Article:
The videos originally targeted families, but now they have special episodes for each member of a family, addressing mothers, young people, and sometimes also husbands and wives. There is no particular segment they concentrate on, and the information that is published or even the episodes themselves go through long processes of revision.



“There should be an expert in the field behind each video. For example, when I was talking about depression we consulted professor Mona Mokhtar of Ain Shams University in Cairo who is a professor of psychology and an expert in the field. She was present during the shooting of the video and she revised the whole script before we started to film,” Ramzi said, adding that this process is repeated for every episode. 

The majority of the volunteers who work on the site are either doctors or students of medicine, dentistry and pharmacy. The sources they use are either recognised medical textbooks or Websites like that of the UN World Health Organisation or the US Centre for Disease Control.

“I present the videos, but there is always a large team behind each, writing the scripts, preparing the scientific content, adding illustrations, and so on. Then comes the role of the team that works on editing and montage,” Ramzi said. Over 130 videos have so far been posted. “We are supposed to post a video every Thursday, but we haven’t always done so for technical reasons like re-organising a team or when team members were busy,” he said.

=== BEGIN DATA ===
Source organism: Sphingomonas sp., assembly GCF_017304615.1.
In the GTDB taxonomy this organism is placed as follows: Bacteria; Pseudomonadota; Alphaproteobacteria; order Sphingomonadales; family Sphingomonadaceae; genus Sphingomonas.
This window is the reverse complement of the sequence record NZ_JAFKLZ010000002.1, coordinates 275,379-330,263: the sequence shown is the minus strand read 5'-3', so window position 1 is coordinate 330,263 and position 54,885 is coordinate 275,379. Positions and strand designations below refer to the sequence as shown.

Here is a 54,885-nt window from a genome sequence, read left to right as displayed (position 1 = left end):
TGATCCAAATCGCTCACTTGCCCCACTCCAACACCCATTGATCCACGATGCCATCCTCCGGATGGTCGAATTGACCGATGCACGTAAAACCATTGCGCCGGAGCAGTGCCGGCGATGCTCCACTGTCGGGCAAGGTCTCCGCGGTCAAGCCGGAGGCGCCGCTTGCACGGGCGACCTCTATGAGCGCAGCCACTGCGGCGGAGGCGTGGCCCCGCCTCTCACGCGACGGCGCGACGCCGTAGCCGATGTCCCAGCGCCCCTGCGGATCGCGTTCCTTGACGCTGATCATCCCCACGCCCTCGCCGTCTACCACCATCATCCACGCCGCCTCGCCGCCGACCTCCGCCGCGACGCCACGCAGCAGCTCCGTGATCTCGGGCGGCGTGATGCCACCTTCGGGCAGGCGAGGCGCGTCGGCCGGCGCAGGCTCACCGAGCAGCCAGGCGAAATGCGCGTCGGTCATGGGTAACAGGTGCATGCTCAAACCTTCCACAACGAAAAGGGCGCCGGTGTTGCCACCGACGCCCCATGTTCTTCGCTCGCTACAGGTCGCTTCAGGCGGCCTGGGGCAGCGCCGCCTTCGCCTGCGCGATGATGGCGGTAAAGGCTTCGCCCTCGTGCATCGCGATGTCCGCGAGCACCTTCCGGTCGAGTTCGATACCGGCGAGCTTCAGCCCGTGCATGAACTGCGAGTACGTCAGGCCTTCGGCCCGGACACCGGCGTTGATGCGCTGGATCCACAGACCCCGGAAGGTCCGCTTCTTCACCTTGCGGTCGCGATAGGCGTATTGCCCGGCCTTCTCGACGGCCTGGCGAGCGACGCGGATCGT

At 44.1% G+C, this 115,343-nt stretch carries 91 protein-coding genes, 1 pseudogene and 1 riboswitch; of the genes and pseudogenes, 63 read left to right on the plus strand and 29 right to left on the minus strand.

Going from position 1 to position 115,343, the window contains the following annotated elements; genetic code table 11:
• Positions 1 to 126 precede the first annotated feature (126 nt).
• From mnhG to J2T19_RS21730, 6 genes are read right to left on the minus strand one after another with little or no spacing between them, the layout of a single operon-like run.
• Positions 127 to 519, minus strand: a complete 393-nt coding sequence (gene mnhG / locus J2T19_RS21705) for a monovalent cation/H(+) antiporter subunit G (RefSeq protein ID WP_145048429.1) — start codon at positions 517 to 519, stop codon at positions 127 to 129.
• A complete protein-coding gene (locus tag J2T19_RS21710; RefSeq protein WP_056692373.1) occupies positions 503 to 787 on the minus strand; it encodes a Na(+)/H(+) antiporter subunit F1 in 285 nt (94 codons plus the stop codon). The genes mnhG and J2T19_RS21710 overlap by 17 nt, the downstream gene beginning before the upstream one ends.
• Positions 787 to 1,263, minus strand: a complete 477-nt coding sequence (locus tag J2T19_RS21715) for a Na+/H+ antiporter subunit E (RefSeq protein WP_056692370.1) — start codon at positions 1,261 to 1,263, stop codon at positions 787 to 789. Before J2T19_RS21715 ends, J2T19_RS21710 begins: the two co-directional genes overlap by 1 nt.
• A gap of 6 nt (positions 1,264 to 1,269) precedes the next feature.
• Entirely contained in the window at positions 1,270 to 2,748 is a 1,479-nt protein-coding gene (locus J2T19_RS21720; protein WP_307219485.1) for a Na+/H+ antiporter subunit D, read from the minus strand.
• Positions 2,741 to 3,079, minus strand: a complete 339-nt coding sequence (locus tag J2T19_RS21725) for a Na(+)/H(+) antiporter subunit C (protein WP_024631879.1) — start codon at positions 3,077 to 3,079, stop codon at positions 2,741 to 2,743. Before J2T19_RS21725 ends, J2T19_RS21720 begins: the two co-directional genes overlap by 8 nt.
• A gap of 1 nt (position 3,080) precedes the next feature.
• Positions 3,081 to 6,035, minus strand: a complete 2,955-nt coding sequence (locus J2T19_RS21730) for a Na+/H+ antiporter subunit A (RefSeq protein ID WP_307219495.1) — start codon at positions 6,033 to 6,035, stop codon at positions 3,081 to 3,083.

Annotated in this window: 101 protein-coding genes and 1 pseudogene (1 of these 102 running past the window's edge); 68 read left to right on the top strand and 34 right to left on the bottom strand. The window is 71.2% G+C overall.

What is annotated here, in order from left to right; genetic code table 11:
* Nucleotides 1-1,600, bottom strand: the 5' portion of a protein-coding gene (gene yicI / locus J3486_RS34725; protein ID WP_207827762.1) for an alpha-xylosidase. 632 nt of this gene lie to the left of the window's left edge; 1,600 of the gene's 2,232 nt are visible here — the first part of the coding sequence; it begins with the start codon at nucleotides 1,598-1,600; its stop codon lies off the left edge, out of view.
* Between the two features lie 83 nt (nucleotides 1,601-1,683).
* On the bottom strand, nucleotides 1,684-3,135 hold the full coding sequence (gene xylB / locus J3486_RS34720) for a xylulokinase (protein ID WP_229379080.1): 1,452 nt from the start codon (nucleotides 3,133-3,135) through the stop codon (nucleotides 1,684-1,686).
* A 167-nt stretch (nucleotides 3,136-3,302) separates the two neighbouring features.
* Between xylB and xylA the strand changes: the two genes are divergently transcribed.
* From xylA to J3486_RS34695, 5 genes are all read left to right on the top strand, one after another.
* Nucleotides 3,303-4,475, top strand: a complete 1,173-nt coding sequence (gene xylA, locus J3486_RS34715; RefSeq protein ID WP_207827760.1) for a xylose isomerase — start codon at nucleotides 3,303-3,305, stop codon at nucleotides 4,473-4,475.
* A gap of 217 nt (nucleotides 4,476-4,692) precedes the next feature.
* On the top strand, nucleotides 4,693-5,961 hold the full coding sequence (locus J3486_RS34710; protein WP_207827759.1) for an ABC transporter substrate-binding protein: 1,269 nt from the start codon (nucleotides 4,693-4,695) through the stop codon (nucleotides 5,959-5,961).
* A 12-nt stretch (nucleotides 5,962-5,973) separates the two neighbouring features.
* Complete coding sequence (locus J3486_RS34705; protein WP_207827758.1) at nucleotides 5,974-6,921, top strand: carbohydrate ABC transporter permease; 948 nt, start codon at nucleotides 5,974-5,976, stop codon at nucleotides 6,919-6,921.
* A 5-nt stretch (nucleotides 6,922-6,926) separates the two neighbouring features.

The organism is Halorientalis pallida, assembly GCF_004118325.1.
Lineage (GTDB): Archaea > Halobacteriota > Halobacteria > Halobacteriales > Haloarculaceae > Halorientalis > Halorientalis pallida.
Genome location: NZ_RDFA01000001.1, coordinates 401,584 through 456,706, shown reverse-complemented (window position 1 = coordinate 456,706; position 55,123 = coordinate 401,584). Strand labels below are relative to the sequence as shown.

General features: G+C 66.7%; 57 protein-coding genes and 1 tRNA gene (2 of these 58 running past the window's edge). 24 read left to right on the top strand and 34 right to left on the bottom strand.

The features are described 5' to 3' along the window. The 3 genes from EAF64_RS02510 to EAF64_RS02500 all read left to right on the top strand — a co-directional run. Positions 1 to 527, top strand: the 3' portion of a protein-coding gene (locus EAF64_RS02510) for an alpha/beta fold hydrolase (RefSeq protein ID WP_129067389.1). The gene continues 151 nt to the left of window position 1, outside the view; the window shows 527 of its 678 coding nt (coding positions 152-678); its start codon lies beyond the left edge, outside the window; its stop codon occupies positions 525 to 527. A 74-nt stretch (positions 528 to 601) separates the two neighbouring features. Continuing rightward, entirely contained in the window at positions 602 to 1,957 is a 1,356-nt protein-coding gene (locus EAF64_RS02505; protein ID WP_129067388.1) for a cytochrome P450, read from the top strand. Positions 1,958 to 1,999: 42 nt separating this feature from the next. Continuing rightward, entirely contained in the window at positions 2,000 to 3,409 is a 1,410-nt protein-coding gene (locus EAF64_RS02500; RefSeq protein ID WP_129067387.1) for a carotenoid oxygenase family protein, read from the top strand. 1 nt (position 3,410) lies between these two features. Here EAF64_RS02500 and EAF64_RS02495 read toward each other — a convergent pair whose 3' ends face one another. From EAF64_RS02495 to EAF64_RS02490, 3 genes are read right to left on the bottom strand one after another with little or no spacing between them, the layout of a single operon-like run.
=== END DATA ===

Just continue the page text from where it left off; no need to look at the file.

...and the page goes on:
The video teams have taken part in many events, including Egyptian Science Week in March this year. They also organise lectures in different universities, schools or public libraries, for example on first aid, and they organise events related to cancer, infectious diseases, and the prevention of infections. They even go on convoys from house to house and to mosques and youth centres and other places.

One of the biggest barriers they face is “that many people believe in rumours and superstitions more than in science. So sometimes when we talk to people and try to raise their awareness we are faced with resistance because false ideas may have been held for years and inherited from one generation to another. We sometimes have bureaucratic problems in the places we want to work in, but we can usually overcome these with time and experience,” Ramzi said.       

“The more the channel spreads and is popular with people, the more organised we have become. This makes problems easier to solve, especially those related to red tape. This is especially the case if the team in question is organised and has an administrative and legal umbrella like an NGO,” he said. They deal with government institutions as well as NGOs, and all the videos are available on the Internet. 

“Today, we are trying to post videos every week like we used to. We want to redesign the website and change the method of displaying the videos to make access to them easier. These are our current priorities,” Ramzi concluded.